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Op-Ed

Drag is sacred art

Holy Week is a week-long drag festival – e.g. procession of dressed up statues, Mama Mary has noseline and jewelry, church leaders wearing beautiful fabrics with embroidery, sometimes beads and crystals. Whether in church or in a bar, drag is and will always be sacred. Some people just don’t want to see it that way.

By Rev. Joseph San Jose
Pastor, Open Table-MCC
an LGBTQIA+ affirming church

Come to think of it, Holy Week is a week-long drag festival. The many high church liturgical expressions are a kind of drag. Sinakulo is drag. People dressing up as biblical characters is a form of drag. Procession of dressed up statues of biblical characters is a kind of drag… Yung mga Maria ay naka-gown at jewelry na parang a-attend ng Oscars? Kung hindi yan drag, I don’t know what is. Si Mama Mary, may noseline at may mga gamante? Eschusme! Easter Vigil and then Salubong are the drag-est of them all, especially with priests and bishops bringing out and processing their best and most glamorous white and gold vestments; men wearing layers upon layers of beautiful fabrics with embroidery, and sometimes with beads and crystals? Mga acclang tohhh!

Drag is about stories of struggle and survival; of many deaths and resurrections of queer people. Drag is about transformations; of recreating yourself as many times over as you possibly can; of always becoming the better and best version of yourself as a human being and inspiring others to do likewise. It is about love – loving others and loving one’s self. Drag is about transcending and transmitting things that are truly human and also things that are out of this world. Drag is incarnating such stories of love and transformation in colorful and creative ways with the intention to inspire, to give joy, to invoke hope, to draw out tears, and oftentimes to critique oppressive norms. Was this not what Jesus was all about?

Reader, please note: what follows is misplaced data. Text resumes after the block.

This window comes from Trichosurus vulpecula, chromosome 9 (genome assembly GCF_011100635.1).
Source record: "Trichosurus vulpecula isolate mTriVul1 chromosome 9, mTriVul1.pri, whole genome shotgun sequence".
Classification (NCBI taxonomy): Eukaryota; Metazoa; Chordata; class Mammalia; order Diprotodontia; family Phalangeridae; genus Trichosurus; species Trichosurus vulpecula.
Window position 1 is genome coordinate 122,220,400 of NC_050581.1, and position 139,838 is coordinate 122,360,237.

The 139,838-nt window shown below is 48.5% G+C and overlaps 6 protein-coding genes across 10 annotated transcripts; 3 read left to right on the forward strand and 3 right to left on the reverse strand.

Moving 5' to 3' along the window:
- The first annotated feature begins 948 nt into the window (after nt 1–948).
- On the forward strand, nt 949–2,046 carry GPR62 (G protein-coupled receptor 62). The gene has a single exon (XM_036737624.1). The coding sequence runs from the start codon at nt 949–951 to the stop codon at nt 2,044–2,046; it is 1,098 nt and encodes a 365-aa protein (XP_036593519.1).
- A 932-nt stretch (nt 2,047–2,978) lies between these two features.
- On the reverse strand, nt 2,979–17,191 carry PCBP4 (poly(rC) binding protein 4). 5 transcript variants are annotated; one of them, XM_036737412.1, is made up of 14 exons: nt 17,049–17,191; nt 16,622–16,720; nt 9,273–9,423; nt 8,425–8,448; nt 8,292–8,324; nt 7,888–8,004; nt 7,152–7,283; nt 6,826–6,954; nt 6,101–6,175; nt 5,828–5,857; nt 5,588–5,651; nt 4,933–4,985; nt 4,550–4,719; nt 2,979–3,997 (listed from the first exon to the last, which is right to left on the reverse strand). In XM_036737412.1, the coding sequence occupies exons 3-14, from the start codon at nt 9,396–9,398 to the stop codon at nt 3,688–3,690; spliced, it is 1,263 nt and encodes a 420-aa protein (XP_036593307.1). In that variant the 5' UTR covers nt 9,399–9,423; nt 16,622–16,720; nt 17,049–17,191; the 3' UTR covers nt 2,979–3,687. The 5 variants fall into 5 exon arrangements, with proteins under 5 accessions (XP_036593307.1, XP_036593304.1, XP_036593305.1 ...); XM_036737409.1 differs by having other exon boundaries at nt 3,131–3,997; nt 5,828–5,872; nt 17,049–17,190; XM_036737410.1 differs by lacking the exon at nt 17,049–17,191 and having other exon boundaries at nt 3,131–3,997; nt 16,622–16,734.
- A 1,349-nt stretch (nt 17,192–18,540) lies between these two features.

High Church Christendom has been doing drag since Emperor Constantine gave them Basilicas to perform in, and wealth to purchase their fabrics, jewels, crowns, and scepters. (Although there’s something to be said about empire’s co-optation, but that’s for another time of chika.)

Whether in church or in a bar, whether vestments and statues of saints or Marina Summers and Tia Kofi, drag is and will always be sacred; drag is proclamation; drag embodies the Gospel. Some people just don’t want to see it that way.

Why do we need drag now more than ever? Because it proclaims faith, hope, and love in a world spiraling back into violence and hate. Drag is prophetic and it is gospel. It is Easter coming out in the most fabulous way. Can I get an AMEN?

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